By Dale S. Lam, CPA / PFS, CFP®
July, 2015, Excerpt from Quarterly Client Commentary
One of the greatest challenges facing investors today is the low interest rate environment. We all love the low interest rates when we are financing our homes or borrowing funds to invest in our businesses. But when we focus on our long term financial security, those low interest rates result in low returns in our more conservative investments – fixed income securities. Those fixed income securities run the gamut from bank savings accounts to certificates of deposit (CD’s) to government and corporate bonds.
The lower rates are initially a boost to business profitability, and thus the stock (equity) market. But over time, the expected returns on equities are also lower if the interest rate environment remains low. The end result is that in a low rate environment, the expected returns for investors are lower than they would be in a higher interest rate environment.
So can low returns possibly be good for investors? The answer lies in inflation. What really matters is the “real” return that we receive on our portfolios, with the real return being defined as the return after inflation. This is in contrast to the actual return that you receive, which in financial terms is often referred to as the “nominal” return, which is the return before inflation.
We really need to protect and hopefully grow our purchasing power in our portfolios. To do so, we must get a nominal / actual return that is at least as high as inflation. Anything that we earn over and above inflation is what our “real” return is – that is, excess growth with which we can purchase more goods and services after considering inflation.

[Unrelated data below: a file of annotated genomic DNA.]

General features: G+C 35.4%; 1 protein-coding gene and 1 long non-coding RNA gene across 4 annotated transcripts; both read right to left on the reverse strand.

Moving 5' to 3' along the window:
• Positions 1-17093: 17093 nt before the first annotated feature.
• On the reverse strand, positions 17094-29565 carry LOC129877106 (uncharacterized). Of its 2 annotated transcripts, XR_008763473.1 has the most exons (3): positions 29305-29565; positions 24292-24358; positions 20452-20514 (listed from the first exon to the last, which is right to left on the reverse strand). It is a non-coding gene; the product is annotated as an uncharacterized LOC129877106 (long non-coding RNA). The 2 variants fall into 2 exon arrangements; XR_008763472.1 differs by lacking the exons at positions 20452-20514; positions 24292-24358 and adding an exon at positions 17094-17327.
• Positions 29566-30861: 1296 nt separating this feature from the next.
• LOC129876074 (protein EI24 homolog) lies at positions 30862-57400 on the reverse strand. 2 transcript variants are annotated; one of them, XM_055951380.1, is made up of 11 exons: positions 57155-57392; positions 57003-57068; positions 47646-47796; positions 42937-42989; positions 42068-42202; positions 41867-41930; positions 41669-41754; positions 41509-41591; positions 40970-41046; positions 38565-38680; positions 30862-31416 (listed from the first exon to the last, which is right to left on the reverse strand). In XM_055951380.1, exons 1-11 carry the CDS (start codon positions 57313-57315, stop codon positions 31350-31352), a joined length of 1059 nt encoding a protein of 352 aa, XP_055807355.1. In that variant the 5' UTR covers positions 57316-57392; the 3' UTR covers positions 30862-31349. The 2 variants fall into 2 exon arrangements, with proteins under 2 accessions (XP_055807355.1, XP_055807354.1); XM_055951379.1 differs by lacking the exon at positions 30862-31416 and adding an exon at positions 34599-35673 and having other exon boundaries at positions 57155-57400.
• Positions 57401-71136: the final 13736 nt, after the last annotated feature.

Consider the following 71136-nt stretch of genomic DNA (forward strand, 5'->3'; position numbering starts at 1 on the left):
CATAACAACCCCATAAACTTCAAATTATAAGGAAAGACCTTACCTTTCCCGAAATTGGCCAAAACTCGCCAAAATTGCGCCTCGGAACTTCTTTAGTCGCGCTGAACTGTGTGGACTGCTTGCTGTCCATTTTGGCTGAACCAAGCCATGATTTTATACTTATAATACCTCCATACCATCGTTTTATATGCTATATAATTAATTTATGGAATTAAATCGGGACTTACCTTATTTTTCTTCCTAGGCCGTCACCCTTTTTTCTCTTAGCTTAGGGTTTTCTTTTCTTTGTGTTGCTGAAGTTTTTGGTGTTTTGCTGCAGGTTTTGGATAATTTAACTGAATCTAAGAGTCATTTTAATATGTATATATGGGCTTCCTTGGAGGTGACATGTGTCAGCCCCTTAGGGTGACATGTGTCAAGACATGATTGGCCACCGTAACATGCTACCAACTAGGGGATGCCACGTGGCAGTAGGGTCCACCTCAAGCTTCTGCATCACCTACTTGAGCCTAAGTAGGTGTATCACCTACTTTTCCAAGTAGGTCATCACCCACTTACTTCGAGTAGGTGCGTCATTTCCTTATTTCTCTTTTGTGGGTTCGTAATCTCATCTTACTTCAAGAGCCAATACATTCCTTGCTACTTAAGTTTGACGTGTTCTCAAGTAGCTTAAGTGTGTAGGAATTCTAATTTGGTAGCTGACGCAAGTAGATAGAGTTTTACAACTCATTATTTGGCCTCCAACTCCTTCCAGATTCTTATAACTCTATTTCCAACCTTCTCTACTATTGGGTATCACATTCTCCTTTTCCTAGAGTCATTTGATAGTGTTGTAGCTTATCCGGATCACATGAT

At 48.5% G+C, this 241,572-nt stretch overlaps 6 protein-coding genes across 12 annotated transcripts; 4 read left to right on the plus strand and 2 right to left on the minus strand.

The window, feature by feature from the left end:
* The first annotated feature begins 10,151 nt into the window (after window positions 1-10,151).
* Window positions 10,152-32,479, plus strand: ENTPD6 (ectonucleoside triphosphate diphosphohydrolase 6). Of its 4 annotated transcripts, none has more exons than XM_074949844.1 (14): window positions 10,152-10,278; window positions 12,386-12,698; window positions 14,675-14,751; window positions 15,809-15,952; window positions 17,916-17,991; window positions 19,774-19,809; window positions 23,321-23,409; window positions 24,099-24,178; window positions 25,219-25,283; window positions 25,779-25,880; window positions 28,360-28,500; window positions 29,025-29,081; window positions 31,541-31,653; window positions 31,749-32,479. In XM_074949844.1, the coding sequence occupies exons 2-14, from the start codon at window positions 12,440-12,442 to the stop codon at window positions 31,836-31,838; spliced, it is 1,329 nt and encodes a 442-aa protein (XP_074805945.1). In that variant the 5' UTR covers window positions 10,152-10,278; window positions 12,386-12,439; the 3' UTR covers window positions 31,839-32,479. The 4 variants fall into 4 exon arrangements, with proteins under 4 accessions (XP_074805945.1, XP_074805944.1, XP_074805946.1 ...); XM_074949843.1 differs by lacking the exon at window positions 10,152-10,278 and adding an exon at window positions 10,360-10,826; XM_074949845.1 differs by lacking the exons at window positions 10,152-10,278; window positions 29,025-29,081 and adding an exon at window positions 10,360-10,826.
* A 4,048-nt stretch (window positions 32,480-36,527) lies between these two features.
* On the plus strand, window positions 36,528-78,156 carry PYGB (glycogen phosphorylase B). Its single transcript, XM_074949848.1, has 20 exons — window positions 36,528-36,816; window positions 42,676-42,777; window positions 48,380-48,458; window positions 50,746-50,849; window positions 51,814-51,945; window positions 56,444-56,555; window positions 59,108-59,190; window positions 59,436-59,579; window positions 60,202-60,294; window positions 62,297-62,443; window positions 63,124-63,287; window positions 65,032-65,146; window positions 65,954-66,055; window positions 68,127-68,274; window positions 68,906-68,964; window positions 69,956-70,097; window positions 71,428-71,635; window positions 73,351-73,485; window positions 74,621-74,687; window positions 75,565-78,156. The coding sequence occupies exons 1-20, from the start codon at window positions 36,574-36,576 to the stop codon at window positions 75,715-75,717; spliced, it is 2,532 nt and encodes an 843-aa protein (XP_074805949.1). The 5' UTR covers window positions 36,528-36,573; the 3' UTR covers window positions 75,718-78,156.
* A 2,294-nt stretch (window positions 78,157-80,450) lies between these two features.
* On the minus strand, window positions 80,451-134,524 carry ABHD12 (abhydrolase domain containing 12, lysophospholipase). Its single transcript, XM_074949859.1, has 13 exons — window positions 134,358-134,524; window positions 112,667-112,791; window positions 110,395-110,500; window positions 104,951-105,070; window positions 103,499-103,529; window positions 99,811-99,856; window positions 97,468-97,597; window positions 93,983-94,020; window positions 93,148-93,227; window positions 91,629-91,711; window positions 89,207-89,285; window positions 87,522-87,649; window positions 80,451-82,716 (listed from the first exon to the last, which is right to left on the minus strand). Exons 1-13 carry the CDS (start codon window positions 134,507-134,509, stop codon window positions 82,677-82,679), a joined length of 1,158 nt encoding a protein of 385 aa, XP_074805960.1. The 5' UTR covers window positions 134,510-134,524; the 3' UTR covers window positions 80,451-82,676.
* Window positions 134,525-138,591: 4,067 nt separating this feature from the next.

This chart summarizes inflation and the return on a very safe investment, 3 month CD’s, over the last 50 years.
Inflation (the black line in the chart) varies over time, but is currently at historically low rates at only 1.6% in the year just ended. But inflation does not always stay low. The early 1980’s were times of historically high inflation, with 1980 posting inflation of 13.5%. To get a real return of say 3% on your investments in 1980, you had to earn 16.5%. To achieve that same real return in 2014 you only needed to earn 4.6%. That’s a staggering difference in the actual return, but it is the exact same real return.
The lesson is – focus on the real return – it’s what matters most over long periods of time. Vanguard, one of the more reputable investment companies in my opinion, reported just last week in an advisor update that achieving a 4% real return is considered a good return for most long term investors. With inflation in the 1.6% range, a real return of 4% requires an actual return of 5.6%. Yes, that’s lower than the historical returns generated in the stock and bond markets over the last forty to fifty years, but it does provide a considerable increase in purchasing power for investors over and above inflation.
Past performance is not a guarantee of future results. Any indices referenced are unmanaged and cannot be invested in directly. See Disclosures.